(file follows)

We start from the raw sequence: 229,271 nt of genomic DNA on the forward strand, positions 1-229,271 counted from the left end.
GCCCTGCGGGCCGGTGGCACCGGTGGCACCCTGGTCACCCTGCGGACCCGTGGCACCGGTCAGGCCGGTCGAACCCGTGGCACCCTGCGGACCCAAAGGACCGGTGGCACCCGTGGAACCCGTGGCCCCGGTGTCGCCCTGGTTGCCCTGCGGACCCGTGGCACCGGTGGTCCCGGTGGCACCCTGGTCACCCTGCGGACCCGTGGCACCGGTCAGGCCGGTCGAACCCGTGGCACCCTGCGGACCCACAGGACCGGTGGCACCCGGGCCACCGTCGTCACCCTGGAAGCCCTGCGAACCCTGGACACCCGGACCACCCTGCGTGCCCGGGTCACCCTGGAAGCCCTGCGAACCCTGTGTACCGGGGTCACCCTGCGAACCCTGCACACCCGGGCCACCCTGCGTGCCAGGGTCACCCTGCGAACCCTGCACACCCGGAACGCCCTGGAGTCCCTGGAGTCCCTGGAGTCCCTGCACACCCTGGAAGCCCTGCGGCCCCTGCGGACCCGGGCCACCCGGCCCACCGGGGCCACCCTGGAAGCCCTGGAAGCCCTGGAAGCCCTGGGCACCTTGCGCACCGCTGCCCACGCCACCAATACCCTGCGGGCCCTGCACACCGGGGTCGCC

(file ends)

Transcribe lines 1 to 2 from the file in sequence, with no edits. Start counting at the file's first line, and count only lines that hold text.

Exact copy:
We start from the raw sequence: 229,271 nt of genomic DNA on the forward strand, positions 1-229,271 counted from the left end.
GCCCTGCGGGCCGGTGGCACCGGTGGCACCCTGGTCACCCTGCGGACCCGTGGCACCGGTCAGGCCGGTCGAACCCGTGGCACCCTGCGGACCCAAAGGACCGGTGGCACCCGTGGAACCCGTGGCCCCGGTGTCGCCCTGGTTGCCCTGCGGACCCGTGGCACCGGTGGTCCCGGTGGCACCCTGGTCACCCTGCGGACCCGTGGCACCGGTCAGGCCGGTCGAACCCGTGGCACCCTGCGGACCCACAGGACCGGTGGCACCCGGGCCACCGTCGTCACCCTGGAAGCCCTGCGAACCCTGGACACCCGGACCACCCTGCGTGCCCGGGTCACCCTGGAAGCCCTGCGAACCCTGTGTACCGGGGTCACCCTGCGAACCCTGCACACCCGGGCCACCCTGCGTGCCAGGGTCACCCTGCGAACCCTGCACACCCGGAACGCCCTGGAGTCCCTGGAGTCCCTGGAGTCCCTGCACACCCTGGAAGCCCTGCGGCCCCTGCGGACCCGGGCCACCCGGCCCACCGGGGCCACCCTGGAAGCCCTGGAAGCCCTGGAAGCCCTGGGCACCTTGCGCACCGCTGCCCACGCCACCAATACCCTGCGGGCCCTGCACACCGGGGTCGCC